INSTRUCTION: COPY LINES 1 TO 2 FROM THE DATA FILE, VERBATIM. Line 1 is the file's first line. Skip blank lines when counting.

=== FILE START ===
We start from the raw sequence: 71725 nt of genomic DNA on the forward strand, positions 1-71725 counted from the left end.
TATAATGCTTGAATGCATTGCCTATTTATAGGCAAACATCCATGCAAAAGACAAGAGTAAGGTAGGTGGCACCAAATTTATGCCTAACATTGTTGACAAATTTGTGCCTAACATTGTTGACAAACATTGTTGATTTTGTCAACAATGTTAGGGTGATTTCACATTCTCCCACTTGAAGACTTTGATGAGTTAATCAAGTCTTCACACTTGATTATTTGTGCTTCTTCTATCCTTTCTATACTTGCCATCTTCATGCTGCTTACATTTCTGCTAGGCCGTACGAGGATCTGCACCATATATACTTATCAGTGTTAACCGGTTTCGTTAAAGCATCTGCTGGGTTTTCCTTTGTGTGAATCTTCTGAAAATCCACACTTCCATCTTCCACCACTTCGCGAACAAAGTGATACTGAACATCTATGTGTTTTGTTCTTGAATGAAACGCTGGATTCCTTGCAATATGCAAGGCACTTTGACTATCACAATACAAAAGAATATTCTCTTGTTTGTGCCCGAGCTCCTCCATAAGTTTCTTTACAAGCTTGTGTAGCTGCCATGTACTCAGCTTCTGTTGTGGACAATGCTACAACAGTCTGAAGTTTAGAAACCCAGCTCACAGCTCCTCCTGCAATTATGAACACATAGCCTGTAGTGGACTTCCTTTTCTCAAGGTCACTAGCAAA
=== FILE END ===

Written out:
We start from the raw sequence: 71725 nt of genomic DNA on the forward strand, positions 1-71725 counted from the left end.
TATAATGCTTGAATGCATTGCCTATTTATAGGCAAACATCCATGCAAAAGACAAGAGTAAGGTAGGTGGCACCAAATTTATGCCTAACATTGTTGACAAATTTGTGCCTAACATTGTTGACAAACATTGTTGATTTTGTCAACAATGTTAGGGTGATTTCACATTCTCCCACTTGAAGACTTTGATGAGTTAATCAAGTCTTCACACTTGATTATTTGTGCTTCTTCTATCCTTTCTATACTTGCCATCTTCATGCTGCTTACATTTCTGCTAGGCCGTACGAGGATCTGCACCATATATACTTATCAGTGTTAACCGGTTTCGTTAAAGCATCTGCTGGGTTTTCCTTTGTGTGAATCTTCTGAAAATCCACACTTCCATCTTCCACCACTTCGCGAACAAAGTGATACTGAACATCTATGTGTTTTGTTCTTGAATGAAACGCTGGATTCCTTGCAATATGCAAGGCACTTTGACTATCACAATACAAAAGAATATTCTCTTGTTTGTGCCCGAGCTCCTCCATAAGTTTCTTTACAAGCTTGTGTAGCTGCCATGTACTCAGCTTCTGTTGTGGACAATGCTACAACAGTCTGAAGTTTAGAAACCCAGCTCACAGCTCCTCCTGCAATTATGAACACATAGCCTGTAGTGGACTTCCTTTTCTCAAGGTCACTAGCAAA